Will You Ever Go Back to Teaching?


It’s been a year since I gave up teaching, and it seems like the question is coming up more and more frequently of whether I’ll go back or not; it’s actually a silly question to me. You may as well ask me if I’ll ever go back to Mongolia… the answer is, “Maybe… I don’t know. I don’t have any plans to go back, but if the right opportunity came along, it certainly wouldn’t be out of the question.”

Even though I can’t say whether I’ll ever go back, I can tell you that I REALLY miss the teachers. It’s difficult to explain how unique and wonderful teachers are. Working in an office lands me with a lot of people who are under-educated and poorly-informed, whereas with teaching I’d grown accustomed to being the young one, who various colleagues described as “winningly naive” and “precious.” I was surrounded by Master’s degrees and most everyone had decades more experience and disillusionment than I had. Now, I’m surrounded by people who haven’t read books or traveled the world or experienced true stress. It bothers me in an elitest, snobbish way, but it also just bothers me that conversations about politics, poverty, religion, etc… are so completely devoid of true understanding and empathy. The head and the heart find no more elegant blending than exists inside the classroom. And I miss that.

I don’t actually miss the students very much. I know… you all think that I ought to be all melty inside over the special snowflakes I got to teach, but those of you who think that have not tried to get 35 teenagers to sit quietly and read. All normal classroom irritants aside, I will say that the one thing that pushes me over the edge of Why-the-hell-would-I-miss-those-jerks-?- is the amount of time I spent in my last two years of teaching fighting phones. The classroom drastically changed during my 7 years. Drastically. Being in a room with 35 kids isn’t the same as it was when I started, so what I miss is kids pre-Smart Phone, because they were human beings, albeit confused, awkward, arrogant, human beings, but they made eye-contact and enjoyed interacting with others. That sort of student was almost completely extinct when I quit.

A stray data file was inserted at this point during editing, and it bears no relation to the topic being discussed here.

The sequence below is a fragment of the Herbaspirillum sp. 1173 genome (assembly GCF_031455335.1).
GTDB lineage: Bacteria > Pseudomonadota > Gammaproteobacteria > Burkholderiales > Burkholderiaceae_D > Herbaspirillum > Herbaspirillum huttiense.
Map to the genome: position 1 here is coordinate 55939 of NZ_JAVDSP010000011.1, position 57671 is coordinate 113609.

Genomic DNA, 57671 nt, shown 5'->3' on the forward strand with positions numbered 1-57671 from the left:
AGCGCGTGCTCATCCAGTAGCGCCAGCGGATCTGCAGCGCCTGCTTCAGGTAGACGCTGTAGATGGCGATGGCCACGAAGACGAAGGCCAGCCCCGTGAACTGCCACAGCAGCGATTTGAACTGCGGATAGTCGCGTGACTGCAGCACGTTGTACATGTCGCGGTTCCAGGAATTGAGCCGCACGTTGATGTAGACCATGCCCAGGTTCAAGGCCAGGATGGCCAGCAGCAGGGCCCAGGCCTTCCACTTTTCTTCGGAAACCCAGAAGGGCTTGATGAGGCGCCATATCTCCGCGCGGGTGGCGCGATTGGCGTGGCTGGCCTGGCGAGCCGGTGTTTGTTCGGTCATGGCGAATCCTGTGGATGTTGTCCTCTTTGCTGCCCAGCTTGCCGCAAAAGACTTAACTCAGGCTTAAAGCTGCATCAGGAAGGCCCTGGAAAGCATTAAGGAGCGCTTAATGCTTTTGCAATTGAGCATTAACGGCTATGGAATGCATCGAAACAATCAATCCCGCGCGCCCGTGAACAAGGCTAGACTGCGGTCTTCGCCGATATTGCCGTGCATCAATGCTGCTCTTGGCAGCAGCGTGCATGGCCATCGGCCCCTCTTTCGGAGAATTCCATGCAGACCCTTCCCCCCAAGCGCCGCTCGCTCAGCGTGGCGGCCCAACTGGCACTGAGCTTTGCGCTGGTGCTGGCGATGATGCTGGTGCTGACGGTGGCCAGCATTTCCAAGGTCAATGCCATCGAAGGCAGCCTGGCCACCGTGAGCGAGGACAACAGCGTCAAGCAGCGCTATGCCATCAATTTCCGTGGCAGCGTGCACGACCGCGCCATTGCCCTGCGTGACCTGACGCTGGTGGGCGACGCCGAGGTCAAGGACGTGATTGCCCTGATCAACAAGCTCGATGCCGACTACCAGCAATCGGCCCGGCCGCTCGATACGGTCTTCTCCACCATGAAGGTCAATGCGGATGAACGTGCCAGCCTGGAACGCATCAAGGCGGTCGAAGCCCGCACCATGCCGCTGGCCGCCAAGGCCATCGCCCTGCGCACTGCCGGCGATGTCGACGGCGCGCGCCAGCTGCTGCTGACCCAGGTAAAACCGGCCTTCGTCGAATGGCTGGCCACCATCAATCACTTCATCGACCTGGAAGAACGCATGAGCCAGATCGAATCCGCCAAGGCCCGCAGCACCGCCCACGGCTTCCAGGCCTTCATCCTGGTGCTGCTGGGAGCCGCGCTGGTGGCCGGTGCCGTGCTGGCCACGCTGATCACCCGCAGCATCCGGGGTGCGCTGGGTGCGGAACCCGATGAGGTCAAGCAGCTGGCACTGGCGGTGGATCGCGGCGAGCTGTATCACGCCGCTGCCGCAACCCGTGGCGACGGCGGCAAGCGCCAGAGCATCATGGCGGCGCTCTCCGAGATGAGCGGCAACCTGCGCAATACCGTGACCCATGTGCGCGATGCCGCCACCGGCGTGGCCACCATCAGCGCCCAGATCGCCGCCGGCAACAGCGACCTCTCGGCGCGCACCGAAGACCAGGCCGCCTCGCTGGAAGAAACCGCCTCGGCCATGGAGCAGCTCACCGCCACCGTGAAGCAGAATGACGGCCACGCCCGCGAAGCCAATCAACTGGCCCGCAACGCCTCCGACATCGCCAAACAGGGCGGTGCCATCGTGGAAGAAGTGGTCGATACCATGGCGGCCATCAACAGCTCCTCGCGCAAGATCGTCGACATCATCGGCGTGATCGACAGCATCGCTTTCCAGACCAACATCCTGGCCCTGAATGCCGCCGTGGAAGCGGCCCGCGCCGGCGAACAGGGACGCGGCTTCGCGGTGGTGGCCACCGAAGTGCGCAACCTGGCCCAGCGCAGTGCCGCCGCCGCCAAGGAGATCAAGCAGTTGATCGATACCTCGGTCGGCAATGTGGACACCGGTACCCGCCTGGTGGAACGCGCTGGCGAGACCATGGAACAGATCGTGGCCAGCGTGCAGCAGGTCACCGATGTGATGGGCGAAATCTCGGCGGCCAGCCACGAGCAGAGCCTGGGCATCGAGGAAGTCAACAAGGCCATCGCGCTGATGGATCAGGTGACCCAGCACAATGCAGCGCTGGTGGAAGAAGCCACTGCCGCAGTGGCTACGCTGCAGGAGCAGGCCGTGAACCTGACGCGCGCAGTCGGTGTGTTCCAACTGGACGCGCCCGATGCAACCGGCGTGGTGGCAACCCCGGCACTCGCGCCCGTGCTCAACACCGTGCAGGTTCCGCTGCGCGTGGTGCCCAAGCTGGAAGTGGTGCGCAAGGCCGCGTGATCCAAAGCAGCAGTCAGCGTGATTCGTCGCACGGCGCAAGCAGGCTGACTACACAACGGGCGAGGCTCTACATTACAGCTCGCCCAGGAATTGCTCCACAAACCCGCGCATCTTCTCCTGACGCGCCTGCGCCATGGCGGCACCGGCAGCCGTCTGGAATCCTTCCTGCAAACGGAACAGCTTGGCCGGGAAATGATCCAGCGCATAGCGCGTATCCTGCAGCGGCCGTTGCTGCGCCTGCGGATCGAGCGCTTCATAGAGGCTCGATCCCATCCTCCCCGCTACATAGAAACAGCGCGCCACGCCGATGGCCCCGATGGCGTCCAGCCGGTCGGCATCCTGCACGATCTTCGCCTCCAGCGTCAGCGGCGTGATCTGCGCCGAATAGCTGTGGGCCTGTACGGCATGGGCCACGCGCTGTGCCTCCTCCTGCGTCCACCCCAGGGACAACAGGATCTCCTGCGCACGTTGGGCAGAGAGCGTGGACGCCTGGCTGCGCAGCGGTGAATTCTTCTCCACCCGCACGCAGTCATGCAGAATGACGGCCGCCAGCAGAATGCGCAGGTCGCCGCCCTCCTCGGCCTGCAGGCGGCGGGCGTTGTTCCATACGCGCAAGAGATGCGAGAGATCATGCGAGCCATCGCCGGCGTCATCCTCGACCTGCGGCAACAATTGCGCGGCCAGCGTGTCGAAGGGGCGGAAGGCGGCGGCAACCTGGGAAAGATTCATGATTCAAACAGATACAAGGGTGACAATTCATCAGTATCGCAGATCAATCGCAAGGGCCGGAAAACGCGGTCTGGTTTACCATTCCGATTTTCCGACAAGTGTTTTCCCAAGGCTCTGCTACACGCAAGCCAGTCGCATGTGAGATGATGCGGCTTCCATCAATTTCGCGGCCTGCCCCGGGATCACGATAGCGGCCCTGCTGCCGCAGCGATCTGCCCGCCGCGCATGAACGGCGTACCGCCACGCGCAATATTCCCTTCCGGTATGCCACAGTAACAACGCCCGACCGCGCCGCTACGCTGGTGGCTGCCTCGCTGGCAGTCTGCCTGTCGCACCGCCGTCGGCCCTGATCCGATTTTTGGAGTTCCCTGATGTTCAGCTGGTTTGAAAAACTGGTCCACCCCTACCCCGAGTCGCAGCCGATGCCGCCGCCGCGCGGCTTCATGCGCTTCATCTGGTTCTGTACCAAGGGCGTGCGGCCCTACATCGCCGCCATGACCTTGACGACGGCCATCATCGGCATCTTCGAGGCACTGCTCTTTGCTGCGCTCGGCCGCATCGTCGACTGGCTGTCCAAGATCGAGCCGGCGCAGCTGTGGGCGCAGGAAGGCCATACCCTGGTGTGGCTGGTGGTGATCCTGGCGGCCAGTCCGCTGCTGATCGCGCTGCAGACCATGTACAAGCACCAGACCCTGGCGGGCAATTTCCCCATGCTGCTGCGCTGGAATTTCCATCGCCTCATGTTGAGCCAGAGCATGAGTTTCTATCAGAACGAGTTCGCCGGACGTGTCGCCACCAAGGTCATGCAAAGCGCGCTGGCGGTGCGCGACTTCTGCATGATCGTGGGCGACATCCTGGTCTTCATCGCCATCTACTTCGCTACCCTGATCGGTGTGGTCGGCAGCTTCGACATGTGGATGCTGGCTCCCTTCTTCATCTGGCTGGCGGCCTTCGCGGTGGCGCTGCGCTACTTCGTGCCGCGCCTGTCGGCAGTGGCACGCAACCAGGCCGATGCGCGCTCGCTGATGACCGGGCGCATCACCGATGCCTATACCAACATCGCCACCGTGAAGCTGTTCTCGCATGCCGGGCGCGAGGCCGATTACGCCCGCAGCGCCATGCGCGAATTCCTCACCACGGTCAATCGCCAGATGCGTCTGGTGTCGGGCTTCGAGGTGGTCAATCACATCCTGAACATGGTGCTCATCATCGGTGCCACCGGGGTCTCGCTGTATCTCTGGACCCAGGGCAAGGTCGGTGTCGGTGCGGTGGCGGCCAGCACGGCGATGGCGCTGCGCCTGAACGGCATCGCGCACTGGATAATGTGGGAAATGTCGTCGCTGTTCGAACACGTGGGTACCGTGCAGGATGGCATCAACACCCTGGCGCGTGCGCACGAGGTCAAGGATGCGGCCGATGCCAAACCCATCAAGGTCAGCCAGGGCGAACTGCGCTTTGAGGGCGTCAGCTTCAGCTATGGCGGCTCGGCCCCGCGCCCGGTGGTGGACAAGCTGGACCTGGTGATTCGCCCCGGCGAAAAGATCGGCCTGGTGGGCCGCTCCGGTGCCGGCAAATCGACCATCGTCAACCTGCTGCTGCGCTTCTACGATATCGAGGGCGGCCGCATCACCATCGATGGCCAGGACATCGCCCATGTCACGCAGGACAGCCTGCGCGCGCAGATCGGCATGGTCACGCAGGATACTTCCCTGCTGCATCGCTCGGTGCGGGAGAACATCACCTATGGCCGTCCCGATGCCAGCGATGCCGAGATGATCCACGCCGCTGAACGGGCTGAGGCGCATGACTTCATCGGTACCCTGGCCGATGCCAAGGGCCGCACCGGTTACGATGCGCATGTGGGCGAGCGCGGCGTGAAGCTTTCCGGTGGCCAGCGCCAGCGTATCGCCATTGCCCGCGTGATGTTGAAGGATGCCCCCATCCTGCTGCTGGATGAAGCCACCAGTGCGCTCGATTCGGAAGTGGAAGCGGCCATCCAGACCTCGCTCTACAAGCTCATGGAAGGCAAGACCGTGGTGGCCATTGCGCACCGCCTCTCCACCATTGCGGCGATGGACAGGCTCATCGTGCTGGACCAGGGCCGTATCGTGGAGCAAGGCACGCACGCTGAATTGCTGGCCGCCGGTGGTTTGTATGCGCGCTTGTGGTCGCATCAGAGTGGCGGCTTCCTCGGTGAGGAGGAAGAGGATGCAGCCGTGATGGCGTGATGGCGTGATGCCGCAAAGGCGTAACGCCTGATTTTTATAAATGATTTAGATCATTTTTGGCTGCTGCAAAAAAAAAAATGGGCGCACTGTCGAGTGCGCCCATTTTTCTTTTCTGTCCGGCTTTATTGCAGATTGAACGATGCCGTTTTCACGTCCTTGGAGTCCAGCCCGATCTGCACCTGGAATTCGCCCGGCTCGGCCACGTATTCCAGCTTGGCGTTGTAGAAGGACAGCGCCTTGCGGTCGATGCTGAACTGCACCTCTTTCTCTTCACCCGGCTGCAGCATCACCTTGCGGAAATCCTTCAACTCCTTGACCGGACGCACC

I actually don’t miss the vacations. I get asked about that one a lot. Having a Fall break is nice, but being able to pee whenever the hell I want, is priceless… always having an hour for lunch… being able to walk outside whenever I’m tired of sitting… all more valuable than getting summers off. Teaching is like trying to cut 2 mins/mile off of your fastest training pace for race day, then not running at all for several weeks, then trying to cut another 3 mins/per mile off of an uphill marathon. The pace of my life outside of education is leisurely. I don’t even feel like I need a vacation with all of the time that currently exists throughout my workday – not even exaggerating.

I REALLY miss talking about books and how to write. I miss showing kids how to do things and helping them feel like reading is okay. I miss helping them find a confidence in their ability to offer something to their peers, teachers, parents, etc… in writing. I loved helping kids understand the difference between analysis and synthesis. I miss advising them on how to respect and communicate well with people they don’t like. In short, I miss teaching, coaching, and mentoring.

I REALLY don’t miss being responsible for, evaluated on, and expected to master the skill of controlling outcomes that are completely outside of my control. Working in an office has calmed my life in ways you can’t possibly understand until you’ve been graded on whether or not a kid who doesn’t speak English is able to pass a test in English, even though he’s only attended 20 days out of the last 50 days of school, and prior to that, he lived in another country… even though he never even learned to read and write in his native language. Since leaving education, I sleep better, drink far less alcohol, exercise more, and feel at ease. Not only is the pace of education unsustainable, but the expectations are impossible. At my current job, I am evaluated on punctuality, dress code, and the completion of tasks. Not to get too far into the money thing, but I also make the same amount of $ as I made teaching.

Will I ever go back?

I honestly don’t know. I loved that profession, and it shat all over me. And yet, I have an affection for it. My love of the classroom will probably always be a part of me, but I’m not sure I’m willing to entrust myself to it again. I spent my 20s on education – studying it in college, and then laboring in its field. It wasn’t a waste of time or lost time. I just want to spend my 30s on something else. Maybe I’ll go back to the classroom in my 40s. Maybe I’ll even teach overseas before that. All I can say is that it would be a waste for me to go back right now, and I can’t imagine anything worse than feeling like I’ve wasted the life I’ve been given.

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